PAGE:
Our sense, based on what we’ve observed over the years in Hillsboro and around Marion County, is that stepping into such a role is incredibly challenging—to the point of being foolhardy. That’s not necessarily a reflection on the people who bravely accept such a job. Rather, it reflects the enormous challenge communities and counties like ours face to be “successful” in such endeavors.
“Economic development” is the buzz word and aspiration of almost every community in our state—and in almost every community in states that surround our state. The competition to attract new businesses and industries is beyond fierce; it is carnivorous. And the folks who seem to be the first to be devoured are the ones who are cast into these eco-devo roles against such incredible odds. Those who devour them are usually the same folks who hired them, or those who rise up to criticize them for “not accomplishing” enough.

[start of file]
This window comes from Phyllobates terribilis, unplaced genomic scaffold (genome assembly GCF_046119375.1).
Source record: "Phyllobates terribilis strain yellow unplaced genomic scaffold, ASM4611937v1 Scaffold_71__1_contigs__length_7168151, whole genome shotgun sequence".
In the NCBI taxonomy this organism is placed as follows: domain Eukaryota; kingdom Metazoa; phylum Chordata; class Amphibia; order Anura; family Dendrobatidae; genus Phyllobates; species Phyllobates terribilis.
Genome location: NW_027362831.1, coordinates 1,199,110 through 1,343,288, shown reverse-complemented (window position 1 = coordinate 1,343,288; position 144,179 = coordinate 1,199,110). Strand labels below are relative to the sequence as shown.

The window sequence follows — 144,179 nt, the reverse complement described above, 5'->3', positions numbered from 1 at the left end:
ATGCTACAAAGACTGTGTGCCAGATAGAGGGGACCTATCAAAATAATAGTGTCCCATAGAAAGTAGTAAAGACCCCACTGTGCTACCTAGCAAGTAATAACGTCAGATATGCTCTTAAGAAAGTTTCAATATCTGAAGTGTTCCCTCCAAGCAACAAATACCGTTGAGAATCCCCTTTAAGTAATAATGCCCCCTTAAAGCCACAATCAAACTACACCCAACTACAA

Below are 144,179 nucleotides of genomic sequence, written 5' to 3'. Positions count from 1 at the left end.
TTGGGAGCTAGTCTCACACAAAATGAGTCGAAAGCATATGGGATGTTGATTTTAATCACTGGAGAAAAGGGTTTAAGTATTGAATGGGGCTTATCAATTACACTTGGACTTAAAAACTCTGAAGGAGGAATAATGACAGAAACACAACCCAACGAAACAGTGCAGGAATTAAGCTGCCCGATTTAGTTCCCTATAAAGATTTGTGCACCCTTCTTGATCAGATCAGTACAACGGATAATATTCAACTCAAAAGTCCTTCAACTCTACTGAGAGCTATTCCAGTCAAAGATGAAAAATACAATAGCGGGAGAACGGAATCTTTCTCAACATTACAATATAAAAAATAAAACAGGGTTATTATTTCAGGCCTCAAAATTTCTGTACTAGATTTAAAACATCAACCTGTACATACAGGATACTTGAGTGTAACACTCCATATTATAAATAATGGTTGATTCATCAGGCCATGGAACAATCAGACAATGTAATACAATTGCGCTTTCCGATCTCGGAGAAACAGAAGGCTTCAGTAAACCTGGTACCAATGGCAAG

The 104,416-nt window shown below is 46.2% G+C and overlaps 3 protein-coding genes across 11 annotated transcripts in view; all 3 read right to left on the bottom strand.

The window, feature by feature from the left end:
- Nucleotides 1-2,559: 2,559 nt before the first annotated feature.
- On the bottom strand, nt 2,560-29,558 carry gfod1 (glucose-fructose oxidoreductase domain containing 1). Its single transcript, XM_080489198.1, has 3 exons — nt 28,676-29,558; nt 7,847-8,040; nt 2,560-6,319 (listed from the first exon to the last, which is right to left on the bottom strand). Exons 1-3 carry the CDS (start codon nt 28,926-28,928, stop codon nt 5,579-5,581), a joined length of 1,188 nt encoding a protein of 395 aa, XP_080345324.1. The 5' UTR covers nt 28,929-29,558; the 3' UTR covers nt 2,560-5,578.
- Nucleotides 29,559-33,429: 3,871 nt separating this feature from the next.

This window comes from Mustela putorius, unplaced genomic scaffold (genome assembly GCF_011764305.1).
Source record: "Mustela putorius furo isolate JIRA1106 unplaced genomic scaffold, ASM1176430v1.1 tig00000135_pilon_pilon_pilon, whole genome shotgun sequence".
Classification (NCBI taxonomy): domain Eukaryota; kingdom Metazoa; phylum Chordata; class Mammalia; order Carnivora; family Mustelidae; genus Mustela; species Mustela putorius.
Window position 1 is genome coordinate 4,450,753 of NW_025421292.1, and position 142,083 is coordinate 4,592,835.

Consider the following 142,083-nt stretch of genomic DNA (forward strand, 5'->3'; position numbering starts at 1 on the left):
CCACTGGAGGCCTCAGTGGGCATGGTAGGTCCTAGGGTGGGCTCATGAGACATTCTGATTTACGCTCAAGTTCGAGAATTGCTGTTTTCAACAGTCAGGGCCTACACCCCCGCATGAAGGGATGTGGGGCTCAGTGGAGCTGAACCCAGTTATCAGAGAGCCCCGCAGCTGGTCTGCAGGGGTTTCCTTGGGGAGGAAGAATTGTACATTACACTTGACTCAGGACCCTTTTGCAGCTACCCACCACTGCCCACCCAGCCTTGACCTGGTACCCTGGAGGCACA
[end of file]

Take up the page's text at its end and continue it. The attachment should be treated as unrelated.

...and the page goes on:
We’re still intrigued by the approach of the newly formed Hillsboro Ventures Inc., which focuses on finding and developing homegrown would-be entrepreneurs—people who already have a tie to the community and don’t have to be convinced of its merits in competition with other communities. Measurable success will still be difficult to achieve if for no other reason than small towns have a limited number of people with the vision and gifts to be successful in today’s economy.
At the very least, we’re hopeful that a local, team approach will reduce the loss of good people who regularly are chewed up by unreasonable expectations to achieve the unreachable. —DR